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U.S. EX REL. EAGLIN v. WELBORN

United States District Court, Central District of Illinois, Peoria Division


February 24, 1993

UNITED STATES OF AMERICA EX REL. KENNETH EAGLIN (PRISONER NO. B-23-32), PLAINTIFF,
v.
GEORGE C. WELBORN, WARDEN, AND ROLAND W. BURRIS, ILLINOIS ATTORNEY GENERAL, DEFENDANTS.

The opinion of the court was delivered by: McDADE, District Judge.

ORDER

Before the Court is an Amended Petition for a Writ of Habeas Corpus, filed by Counsel for Petitioner, Kenneth L. Eaglin. [Doc. # 9-1]. For the reasons which follow, the Petition is GRANTED.

PROCEDURAL HISTORY

Petitioner, Kenneth L. Eaglin, was charged by information with one count of solicitation of murder for hire. Ill.Rev.Stat. 1989, ch. 38, par. 8-1.2. He was convicted by a jury on January 15, 1990 and sentenced to 34 years imprisonment. In his Amended Petition for a Writ of Habeas Corpus, Petitioner raises four grounds for relief. (1) Petitioner's Fourteenth Amendment right to Due Process was violated when the trial court refused to instruct the jury on the defense of entrapment; (2) Petitioner's Fourteenth Amendment right to Due Process was violated because the jury instructions defining first degree murder said that defendant must either have an intent to kill or do great bodily harm; (3) Petitioner's Fourteenth Amendment right to a fair and impartial trial were violated when the trial court appointed a state's attorney from another county as special prosecutor without constitutional and/or statutory authority; (4) Petitioner's Fourteenth Amendment right to Due Process was violated because the rule requiring that petitioner admit to a crime as a precondition to raising the entrapment defense specifically violates Petitioner's right from self-incrimination and Petitioner's right that there is a presumption of innocence throughout every stage of his trial. On direct appeal, Petitioner raised the same four grounds and was denied relief; therefore, these claims have been exhausted. Verdin v. O'Leary, 972 F.2d 1467 (7th Cir. 1992). Procedural default is not an issue in this case.*fn1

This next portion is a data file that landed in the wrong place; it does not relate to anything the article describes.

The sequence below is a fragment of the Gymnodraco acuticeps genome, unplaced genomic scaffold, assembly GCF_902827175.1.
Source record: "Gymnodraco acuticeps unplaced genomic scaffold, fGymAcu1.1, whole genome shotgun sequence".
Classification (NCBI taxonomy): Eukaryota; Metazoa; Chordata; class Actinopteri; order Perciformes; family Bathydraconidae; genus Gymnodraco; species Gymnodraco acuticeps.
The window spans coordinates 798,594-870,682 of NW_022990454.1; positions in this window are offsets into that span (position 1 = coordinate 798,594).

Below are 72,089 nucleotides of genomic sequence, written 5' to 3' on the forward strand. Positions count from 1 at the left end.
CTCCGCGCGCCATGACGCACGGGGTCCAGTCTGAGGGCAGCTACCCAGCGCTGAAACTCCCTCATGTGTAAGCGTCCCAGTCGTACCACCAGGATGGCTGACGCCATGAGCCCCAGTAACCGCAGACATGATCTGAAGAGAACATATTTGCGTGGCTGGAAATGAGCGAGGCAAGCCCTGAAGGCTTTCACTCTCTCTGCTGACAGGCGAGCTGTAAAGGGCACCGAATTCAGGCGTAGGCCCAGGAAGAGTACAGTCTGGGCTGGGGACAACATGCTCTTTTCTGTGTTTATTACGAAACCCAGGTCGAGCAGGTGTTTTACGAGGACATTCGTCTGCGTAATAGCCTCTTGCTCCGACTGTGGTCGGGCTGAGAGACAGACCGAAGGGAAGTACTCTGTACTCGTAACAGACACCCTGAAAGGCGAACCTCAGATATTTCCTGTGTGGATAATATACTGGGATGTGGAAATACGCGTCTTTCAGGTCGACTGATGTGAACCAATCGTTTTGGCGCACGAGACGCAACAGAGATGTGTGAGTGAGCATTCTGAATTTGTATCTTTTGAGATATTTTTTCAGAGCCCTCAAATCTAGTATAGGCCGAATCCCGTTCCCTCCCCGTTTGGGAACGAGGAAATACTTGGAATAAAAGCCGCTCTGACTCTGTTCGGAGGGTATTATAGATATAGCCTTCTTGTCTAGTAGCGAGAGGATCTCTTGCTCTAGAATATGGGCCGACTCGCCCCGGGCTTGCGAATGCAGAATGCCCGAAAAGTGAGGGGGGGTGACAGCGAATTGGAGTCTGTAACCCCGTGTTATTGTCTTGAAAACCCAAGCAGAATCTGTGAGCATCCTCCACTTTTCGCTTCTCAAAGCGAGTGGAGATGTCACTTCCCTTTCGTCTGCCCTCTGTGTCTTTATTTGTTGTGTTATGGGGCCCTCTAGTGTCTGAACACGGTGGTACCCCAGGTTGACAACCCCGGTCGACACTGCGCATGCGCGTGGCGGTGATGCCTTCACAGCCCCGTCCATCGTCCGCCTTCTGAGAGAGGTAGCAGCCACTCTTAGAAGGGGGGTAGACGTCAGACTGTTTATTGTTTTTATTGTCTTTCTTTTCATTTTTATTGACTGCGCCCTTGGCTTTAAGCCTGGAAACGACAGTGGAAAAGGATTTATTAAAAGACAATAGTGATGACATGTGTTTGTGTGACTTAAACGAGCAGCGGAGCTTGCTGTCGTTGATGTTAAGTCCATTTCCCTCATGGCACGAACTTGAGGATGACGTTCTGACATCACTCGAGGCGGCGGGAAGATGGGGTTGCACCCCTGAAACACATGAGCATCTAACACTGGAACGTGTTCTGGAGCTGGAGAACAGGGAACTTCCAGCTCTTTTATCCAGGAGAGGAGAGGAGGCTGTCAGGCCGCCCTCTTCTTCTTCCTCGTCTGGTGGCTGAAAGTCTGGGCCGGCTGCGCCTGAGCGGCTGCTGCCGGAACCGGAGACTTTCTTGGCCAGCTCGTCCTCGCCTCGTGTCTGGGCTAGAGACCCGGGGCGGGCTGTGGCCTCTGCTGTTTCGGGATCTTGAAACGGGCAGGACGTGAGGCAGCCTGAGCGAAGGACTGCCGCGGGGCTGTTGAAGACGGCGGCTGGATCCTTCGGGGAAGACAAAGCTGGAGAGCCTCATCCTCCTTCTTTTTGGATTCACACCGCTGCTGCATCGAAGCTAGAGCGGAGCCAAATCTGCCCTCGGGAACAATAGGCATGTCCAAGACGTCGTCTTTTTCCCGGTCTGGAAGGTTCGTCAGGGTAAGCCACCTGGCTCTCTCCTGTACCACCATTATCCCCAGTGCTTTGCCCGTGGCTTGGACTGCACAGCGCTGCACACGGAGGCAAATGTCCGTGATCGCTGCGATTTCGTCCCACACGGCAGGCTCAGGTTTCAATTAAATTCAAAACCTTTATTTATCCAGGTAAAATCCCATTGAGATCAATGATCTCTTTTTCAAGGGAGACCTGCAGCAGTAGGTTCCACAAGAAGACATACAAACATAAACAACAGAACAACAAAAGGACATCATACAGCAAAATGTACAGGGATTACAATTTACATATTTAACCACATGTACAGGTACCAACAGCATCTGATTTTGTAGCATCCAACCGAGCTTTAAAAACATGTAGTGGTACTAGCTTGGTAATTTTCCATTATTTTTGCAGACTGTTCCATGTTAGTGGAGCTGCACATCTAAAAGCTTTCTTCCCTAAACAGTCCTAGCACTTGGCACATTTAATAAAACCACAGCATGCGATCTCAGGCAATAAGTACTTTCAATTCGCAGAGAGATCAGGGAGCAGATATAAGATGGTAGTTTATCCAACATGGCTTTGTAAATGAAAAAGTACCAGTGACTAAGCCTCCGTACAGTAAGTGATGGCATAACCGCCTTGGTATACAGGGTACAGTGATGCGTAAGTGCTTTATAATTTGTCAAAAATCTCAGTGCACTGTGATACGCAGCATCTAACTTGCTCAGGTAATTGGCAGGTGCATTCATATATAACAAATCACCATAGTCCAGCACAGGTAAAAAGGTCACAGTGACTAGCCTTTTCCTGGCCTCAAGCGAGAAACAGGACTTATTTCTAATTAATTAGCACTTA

DISCUSSION

A.  Whether Petitioner had a constitutional right to have the
    jury instructed on his entrapment defense.

After review of the Petition, the Court finds that ground one establishes a constitutional violation, and thus the Court will not reach the other issues presented.*fn2 In ground one, Petitioner alleges that the trial court violated his Fourteenth Amendment right to procedural due process when it refused to give the jury an instruction on the entrapment defense. Under the authority of Mathews v. United States, 485 U.S. 58, 108 S.Ct. 883, 99 L.Ed.2d 54 (1987), Petitioner argues that he was entitled to have the jury instructed on the entrapment defense because he produced "sufficient evidence from which a reasonable jury could find entrapment," id. at 62, 108 S.Ct. at 886, even though he denied the intent to kill, one of the elements of the crime charged. Respondents argue that Petitioner is not constitutionally entitled to an instruction on the defense because Mathews did not identify any constitutional underpinnings of the right.*fn3 See People v. Gillespie, 136 Ill.2d 496, 557 N.E.2d 894, 145 Ill.Dec. 915 (Ill. 1990); People v. O'Toole, 226 Ill. App.3d 974, 590 N.E.2d 950, 169 Ill.Dec. 31 (Ill. App. 1992); but see People v. Everette, 141 Ill.2d 147, 565 N.E.2d 1295, 152 Ill.Dec. 377 (Ill. 1990).*fn4

In Mathews, the issue was whether "a defendant in a federal criminal prosecution who denies commission of the crime may nonetheless have the jury instructed, where the evidence warrants, on the affirmative defense of entrapment." Mathews, 485 U.S. at 59, 108 S.Ct. at 885. The Court held that "even if the defendant denies one or more elements of the crime, he is entitled to an entrapment instruction whenever there is sufficient evidence from which a reasonable jury could find entrapment." Id. at 62, 108 S.Ct. at 886. The discussion in this case focused on the inherent inconsistency presented by an entrapment defense, which presupposes commission of the crime, and denial of one or more elements of the crime necessary to find that the crime was in fact committed.

Initially, the Court found that inconsistent defenses should be permitted in criminal trials, even though the criminal code did not expressly provide for them, because "the only matters required to be specially pleaded by a defendant are notice of alibi and an intent to rely on insanity as a defense." Id. at 64-65, 108 S.Ct. at 887. The Court then specifically held that criminal defendants were entitled to have the jury presented on the entrapment defense, even if they denied one or more elements of the crime. Although the Supreme Court in Mathews did not expressly identify the Fifth and Sixth Amendments as the constitutional source for an instruction on entrapment, the Seventh Circuit filled this void in Whipple v. Duckworth, 957 F.2d 418 (7th Cir. 1992).